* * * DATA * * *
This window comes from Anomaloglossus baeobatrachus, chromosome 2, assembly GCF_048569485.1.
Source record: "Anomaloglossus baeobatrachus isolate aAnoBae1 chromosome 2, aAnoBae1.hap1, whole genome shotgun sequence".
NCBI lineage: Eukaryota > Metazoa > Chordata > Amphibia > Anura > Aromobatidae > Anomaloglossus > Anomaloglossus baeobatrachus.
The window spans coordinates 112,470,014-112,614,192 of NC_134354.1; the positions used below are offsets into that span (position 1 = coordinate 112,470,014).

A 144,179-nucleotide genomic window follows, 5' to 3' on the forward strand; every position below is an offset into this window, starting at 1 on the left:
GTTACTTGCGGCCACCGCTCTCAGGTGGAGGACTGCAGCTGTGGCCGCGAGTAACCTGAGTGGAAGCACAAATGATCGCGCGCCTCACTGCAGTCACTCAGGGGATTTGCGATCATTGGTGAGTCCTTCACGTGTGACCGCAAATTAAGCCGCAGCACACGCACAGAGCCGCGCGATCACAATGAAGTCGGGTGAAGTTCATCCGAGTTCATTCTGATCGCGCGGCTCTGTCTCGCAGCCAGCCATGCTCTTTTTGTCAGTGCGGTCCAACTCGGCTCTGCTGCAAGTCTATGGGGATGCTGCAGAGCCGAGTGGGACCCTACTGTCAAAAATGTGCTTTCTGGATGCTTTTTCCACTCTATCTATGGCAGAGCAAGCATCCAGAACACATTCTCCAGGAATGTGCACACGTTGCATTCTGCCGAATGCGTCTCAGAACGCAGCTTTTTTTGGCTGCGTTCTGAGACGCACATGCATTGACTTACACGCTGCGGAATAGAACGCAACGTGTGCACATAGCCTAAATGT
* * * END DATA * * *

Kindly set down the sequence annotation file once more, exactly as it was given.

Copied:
This window comes from Anomaloglossus baeobatrachus, chromosome 2, assembly GCF_048569485.1.
Source record: "Anomaloglossus baeobatrachus isolate aAnoBae1 chromosome 2, aAnoBae1.hap1, whole genome shotgun sequence".
NCBI lineage: Eukaryota > Metazoa > Chordata > Amphibia > Anura > Aromobatidae > Anomaloglossus > Anomaloglossus baeobatrachus.
The window spans coordinates 112,470,014-112,614,192 of NC_134354.1; the positions used below are offsets into that span (position 1 = coordinate 112,470,014).

A 144,179-nucleotide genomic window follows, 5' to 3' on the forward strand; every position below is an offset into this window, starting at 1 on the left:
GTTACTTGCGGCCACCGCTCTCAGGTGGAGGACTGCAGCTGTGGCCGCGAGTAACCTGAGTGGAAGCACAAATGATCGCGCGCCTCACTGCAGTCACTCAGGGGATTTGCGATCATTGGTGAGTCCTTCACGTGTGACCGCAAATTAAGCCGCAGCACACGCACAGAGCCGCGCGATCACAATGAAGTCGGGTGAAGTTCATCCGAGTTCATTCTGATCGCGCGGCTCTGTCTCGCAGCCAGCCATGCTCTTTTTGTCAGTGCGGTCCAACTCGGCTCTGCTGCAAGTCTATGGGGATGCTGCAGAGCCGAGTGGGACCCTACTGTCAAAAATGTGCTTTCTGGATGCTTTTTCCACTCTATCTATGGCAGAGCAAGCATCCAGAACACATTCTCCAGGAATGTGCACACGTTGCATTCTGCCGAATGCGTCTCAGAACGCAGCTTTTTTTGGCTGCGTTCTGAGACGCACATGCATTGACTTACACGCTGCGGAATAGAACGCAACGTGTGCACATAGCCTAAATGT